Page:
Parametric Identification of PTWV

Dans le document The DART-Europe E-theses Portal (Page 86-90)

67

Introduction

O

ver the last few decades, the challenge of creating more accurate models for active safety systems is increased. However, without a precise knowledge of the system’s parameters, any modelling effort stay insufficient to evaluate the system’s dynamics. In the automotive research, the ability to get the pertinent vehicles parameters, a prior or in real-time, allows to develop attractive efficient active safety applications or model based vehicle control (Limroth,2009and Edwards,2008).

The parametric identification consists in determining the best values of system’s parameters. It can be formulated as an optimization problem where its resolution can becomes quickly arduous as the number of parameters to be identified increases. One can distinguish two main classes of techniques to solve an optimization problem. The first class are based on gradient computation of the objective function to be minimized while the other class uses stochastic methods (Bartoli and Del Moral, 2001). The choice of the optimization method depends strongly on the complexity of the model. Usually, gradient descent methods are simple to implement and often gives good identification results, thus, they are generally applied in practical applications (Khobotov, 1987, Møller, 1993). Furthermore, multi-objective techniques applied to model identification have achieved great results in many cases, as shown in (Yousefi, Handroos, and Soleymani, 2008, Herrero et al.,2007and Rodriguez-Vazquez and Fleming,1998). Among others, algebraic identification method have been investigated to obtain an accurate model of real system modelled as continuous-time linear transfer function (Fliess and Sira-Ramírez,2003) and, it has been widely applied for electrical and mechanical applications like flexible robots estimation, mass-spring-damper model, DC Motor and others (Mamani et al., 2007, Becedas et al., 2007b, Becedas et al., 2007a, Reger and Jouffroy, 2009). This approach does not require initial conditions and the algorithm can be implemented on-line. Further, almost references, the identification methods are designed under consideration for a specific systems form and their direct transposition to the more general problem case is not straightforward for many reasons. Furthermore, the parameter identification problem is closely related to persistence of excitation in order to enable the parameters to reach an optimal solutions (Hildebrand and Gevers,2002). Hence, for identification process, suitable rich input signals should be considered.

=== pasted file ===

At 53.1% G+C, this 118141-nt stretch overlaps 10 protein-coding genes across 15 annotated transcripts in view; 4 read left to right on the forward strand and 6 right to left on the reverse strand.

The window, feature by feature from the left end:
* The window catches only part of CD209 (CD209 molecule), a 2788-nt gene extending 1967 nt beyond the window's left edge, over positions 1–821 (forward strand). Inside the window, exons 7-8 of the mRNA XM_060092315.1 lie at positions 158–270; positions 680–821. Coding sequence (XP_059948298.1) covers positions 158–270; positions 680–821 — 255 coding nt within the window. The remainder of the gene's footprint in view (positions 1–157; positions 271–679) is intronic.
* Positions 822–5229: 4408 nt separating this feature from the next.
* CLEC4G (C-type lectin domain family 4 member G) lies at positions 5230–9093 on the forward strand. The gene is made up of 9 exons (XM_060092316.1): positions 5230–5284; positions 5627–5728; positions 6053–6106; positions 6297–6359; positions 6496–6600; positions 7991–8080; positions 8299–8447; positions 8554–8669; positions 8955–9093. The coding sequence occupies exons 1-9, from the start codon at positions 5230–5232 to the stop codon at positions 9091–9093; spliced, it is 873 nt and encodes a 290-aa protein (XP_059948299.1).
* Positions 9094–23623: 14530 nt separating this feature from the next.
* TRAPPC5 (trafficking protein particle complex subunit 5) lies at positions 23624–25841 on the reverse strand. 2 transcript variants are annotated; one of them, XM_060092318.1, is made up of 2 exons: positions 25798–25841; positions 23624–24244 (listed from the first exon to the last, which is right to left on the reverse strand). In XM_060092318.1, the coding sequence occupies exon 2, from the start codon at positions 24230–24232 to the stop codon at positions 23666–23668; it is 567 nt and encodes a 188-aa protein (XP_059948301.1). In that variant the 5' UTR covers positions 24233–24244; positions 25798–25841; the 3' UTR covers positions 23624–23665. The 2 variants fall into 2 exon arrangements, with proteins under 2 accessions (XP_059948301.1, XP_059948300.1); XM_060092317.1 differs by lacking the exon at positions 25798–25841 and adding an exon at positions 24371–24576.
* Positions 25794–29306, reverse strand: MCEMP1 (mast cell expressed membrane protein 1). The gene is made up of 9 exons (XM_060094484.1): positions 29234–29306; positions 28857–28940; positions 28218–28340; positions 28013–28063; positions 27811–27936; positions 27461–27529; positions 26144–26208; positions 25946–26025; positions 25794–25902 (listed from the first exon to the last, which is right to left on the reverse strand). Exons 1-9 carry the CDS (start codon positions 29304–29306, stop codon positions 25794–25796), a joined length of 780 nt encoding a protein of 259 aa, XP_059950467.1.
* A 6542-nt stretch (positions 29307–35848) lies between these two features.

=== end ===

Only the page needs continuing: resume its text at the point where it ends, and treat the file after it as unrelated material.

It is common belief that ITS use various vehicle parameters to produce a correct assistance and to minimize the likelihood of false warning. If some parameters are easy to obtain such that vehicle’s mass, CoG position and inertia, identifying or estimating others is much more complex especially in real-time like tire cornering stiffness. For the PTWV, a great effort has focused on state estimation of the vehicle dynamics and several works are published since many years ago (Gasbarro et al.,2004a, Teerhuis and Jansen,2012a, Ichalal et al., 2012, Dabladji et al., 2013, De Filippi et al.,2011b, Nehaoua et al., 2013b). However, to the author’s best knowledge, a very few works deals with the PTWV parameters identification. In fact, the motorcycle is a complex and strongly nonlinear system. Almost attempt for parameters identification used behavioural models and statistical methods. Also, the persistence is difficult to respect since it is not possible to freely apply rich excitation signals to solicit the different dynamics due to the PTWV’s mechanical constraints and instability.